Hydrogen is produced in the gastrointestinal tract of both rodents and humans as a by-product of colonic fermentation, but the potential for molecular hydrogen to serve as an energy reservoir for pathogenic bacteria has been poorly investigated. In November 29 Science, Jonathan Olson and colleagues at the Department of Microbiology, University of Georgia, Athens, USA, show that Helicobacter pylori — the pathogen that causes peptic ulcers in humans — use molecular hydrogen as an energy source (Science, 298:1788-1790, November 29, 2002).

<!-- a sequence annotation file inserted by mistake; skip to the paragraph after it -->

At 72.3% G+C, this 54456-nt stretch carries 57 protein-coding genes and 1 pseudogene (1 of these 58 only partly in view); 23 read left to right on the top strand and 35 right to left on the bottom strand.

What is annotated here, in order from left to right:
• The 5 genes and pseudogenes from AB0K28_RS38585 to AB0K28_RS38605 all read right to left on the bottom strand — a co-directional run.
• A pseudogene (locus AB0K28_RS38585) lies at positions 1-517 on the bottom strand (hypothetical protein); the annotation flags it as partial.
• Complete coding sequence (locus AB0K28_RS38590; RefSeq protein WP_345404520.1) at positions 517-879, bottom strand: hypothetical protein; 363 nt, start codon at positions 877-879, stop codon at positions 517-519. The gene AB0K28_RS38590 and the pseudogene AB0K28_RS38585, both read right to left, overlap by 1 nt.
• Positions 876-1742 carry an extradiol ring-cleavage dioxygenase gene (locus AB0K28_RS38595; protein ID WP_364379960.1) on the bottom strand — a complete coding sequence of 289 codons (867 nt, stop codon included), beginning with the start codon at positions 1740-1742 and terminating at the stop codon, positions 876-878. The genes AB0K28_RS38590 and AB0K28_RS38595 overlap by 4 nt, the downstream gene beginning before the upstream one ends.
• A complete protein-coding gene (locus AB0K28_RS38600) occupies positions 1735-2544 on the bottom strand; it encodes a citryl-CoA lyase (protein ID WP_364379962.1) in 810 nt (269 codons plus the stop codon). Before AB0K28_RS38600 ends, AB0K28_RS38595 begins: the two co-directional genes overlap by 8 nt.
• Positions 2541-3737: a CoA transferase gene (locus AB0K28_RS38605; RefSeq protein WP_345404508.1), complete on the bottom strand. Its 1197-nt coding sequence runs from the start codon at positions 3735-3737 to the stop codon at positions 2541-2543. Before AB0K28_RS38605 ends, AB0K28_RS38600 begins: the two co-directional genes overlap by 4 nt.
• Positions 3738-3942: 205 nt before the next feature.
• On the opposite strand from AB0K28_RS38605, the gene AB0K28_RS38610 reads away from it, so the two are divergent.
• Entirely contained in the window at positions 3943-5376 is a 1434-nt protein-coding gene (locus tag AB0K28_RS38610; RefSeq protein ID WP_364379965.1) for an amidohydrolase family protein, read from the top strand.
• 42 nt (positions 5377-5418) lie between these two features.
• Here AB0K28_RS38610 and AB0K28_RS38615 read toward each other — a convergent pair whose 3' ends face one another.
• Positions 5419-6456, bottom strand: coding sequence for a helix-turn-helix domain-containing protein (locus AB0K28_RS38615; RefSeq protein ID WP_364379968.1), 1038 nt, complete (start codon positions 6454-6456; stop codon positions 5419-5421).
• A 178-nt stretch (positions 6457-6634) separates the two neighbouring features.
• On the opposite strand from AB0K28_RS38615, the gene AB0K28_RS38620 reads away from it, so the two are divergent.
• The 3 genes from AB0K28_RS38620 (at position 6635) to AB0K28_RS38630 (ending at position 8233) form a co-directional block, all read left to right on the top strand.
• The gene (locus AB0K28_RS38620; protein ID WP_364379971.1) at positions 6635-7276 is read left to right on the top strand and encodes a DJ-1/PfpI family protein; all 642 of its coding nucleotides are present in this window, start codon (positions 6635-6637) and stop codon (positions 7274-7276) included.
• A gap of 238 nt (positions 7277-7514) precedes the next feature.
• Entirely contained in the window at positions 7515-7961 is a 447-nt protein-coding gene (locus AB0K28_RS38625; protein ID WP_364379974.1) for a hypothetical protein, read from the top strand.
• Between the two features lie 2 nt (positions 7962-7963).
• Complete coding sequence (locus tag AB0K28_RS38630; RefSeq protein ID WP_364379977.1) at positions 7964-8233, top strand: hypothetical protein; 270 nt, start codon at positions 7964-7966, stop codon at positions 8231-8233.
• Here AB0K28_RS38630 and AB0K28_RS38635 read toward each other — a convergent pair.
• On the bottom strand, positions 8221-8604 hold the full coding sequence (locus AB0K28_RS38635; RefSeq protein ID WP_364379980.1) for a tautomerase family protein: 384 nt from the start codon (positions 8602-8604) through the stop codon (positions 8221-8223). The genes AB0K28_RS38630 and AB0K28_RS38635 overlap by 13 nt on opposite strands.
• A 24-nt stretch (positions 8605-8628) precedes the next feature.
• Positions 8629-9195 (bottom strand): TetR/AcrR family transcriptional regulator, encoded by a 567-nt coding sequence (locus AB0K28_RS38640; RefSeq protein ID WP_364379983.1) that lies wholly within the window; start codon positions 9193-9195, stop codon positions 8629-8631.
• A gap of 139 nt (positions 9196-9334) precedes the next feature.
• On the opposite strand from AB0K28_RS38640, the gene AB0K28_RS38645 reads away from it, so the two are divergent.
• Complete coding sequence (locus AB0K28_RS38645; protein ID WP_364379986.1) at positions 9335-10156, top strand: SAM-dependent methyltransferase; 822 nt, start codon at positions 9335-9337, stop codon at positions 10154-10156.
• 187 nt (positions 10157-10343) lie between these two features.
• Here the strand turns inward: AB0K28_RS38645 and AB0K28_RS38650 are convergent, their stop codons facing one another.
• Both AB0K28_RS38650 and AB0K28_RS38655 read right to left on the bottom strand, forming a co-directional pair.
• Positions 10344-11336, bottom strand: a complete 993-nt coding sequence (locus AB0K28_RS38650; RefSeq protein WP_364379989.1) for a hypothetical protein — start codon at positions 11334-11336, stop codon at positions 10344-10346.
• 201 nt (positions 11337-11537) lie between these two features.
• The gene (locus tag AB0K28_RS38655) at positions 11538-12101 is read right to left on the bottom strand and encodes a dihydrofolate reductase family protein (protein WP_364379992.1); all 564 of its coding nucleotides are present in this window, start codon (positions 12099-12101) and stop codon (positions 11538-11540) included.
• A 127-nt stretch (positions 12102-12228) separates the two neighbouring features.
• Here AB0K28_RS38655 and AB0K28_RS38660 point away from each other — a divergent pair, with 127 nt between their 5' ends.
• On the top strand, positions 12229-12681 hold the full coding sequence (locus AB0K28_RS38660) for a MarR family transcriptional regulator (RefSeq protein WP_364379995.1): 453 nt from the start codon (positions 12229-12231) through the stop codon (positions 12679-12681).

Olson et al. used a mouse H. pylori colonization assay and observed that hydrogen was available in the gastric mucosa of mice and that its use greatly increased stomach colonization by H. pylori. In addition, they showed that a hydrogenase mutant strain of H. pylori, which cannot use hydrogen as an energy source, was much less efficient in its colonization of the...

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